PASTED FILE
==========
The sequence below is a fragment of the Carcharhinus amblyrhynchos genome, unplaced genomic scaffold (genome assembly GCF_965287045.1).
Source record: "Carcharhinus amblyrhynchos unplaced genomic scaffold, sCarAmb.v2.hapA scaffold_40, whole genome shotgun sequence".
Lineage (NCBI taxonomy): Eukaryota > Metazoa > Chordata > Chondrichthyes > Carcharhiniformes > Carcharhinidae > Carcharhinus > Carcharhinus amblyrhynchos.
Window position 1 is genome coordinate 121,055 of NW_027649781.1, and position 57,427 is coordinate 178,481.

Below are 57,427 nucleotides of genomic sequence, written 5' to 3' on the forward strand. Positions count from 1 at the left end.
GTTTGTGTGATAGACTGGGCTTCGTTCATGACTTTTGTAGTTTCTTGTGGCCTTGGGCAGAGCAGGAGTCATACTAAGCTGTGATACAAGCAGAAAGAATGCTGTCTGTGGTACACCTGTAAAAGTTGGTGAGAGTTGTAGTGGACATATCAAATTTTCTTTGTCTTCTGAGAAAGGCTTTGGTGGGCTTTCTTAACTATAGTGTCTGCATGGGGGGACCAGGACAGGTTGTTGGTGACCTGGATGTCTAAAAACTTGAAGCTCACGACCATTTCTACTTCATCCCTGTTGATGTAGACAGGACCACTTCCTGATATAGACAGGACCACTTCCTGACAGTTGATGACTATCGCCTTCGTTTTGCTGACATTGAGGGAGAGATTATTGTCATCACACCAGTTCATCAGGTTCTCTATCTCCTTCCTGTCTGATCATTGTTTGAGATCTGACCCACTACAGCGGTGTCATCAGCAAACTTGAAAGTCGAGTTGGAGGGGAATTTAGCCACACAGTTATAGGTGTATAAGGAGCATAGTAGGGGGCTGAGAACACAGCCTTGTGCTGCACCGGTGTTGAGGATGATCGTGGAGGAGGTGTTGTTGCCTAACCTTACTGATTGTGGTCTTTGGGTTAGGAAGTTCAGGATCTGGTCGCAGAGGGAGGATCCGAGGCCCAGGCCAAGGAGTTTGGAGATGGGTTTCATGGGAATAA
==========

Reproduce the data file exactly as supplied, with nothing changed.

The sequence below is a fragment of the Carcharhinus amblyrhynchos genome, unplaced genomic scaffold (genome assembly GCF_965287045.1).
Source record: "Carcharhinus amblyrhynchos unplaced genomic scaffold, sCarAmb.v2.hapA scaffold_40, whole genome shotgun sequence".
Lineage (NCBI taxonomy): Eukaryota > Metazoa > Chordata > Chondrichthyes > Carcharhiniformes > Carcharhinidae > Carcharhinus > Carcharhinus amblyrhynchos.
Window position 1 is genome coordinate 121,055 of NW_027649781.1, and position 57,427 is coordinate 178,481.

Below are 57,427 nucleotides of genomic sequence, written 5' to 3' on the forward strand. Positions count from 1 at the left end.
GTTTGTGTGATAGACTGGGCTTCGTTCATGACTTTTGTAGTTTCTTGTGGCCTTGGGCAGAGCAGGAGTCATACTAAGCTGTGATACAAGCAGAAAGAATGCTGTCTGTGGTACACCTGTAAAAGTTGGTGAGAGTTGTAGTGGACATATCAAATTTTCTTTGTCTTCTGAGAAAGGCTTTGGTGGGCTTTCTTAACTATAGTGTCTGCATGGGGGGACCAGGACAGGTTGTTGGTGACCTGGATGTCTAAAAACTTGAAGCTCACGACCATTTCTACTTCATCCCTGTTGATGTAGACAGGACCACTTCCTGATATAGACAGGACCACTTCCTGACAGTTGATGACTATCGCCTTCGTTTTGCTGACATTGAGGGAGAGATTATTGTCATCACACCAGTTCATCAGGTTCTCTATCTCCTTCCTGTCTGATCATTGTTTGAGATCTGACCCACTACAGCGGTGTCATCAGCAAACTTGAAAGTCGAGTTGGAGGGGAATTTAGCCACACAGTTATAGGTGTATAAGGAGCATAGTAGGGGGCTGAGAACACAGCCTTGTGCTGCACCGGTGTTGAGGATGATCGTGGAGGAGGTGTTGTTGCCTAACCTTACTGATTGTGGTCTTTGGGTTAGGAAGTTCAGGATCTGGTCGCAGAGGGAGGATCCGAGGCCCAGGCCAAGGAGTTTGGAGATGGGTTTCATGGGAATAA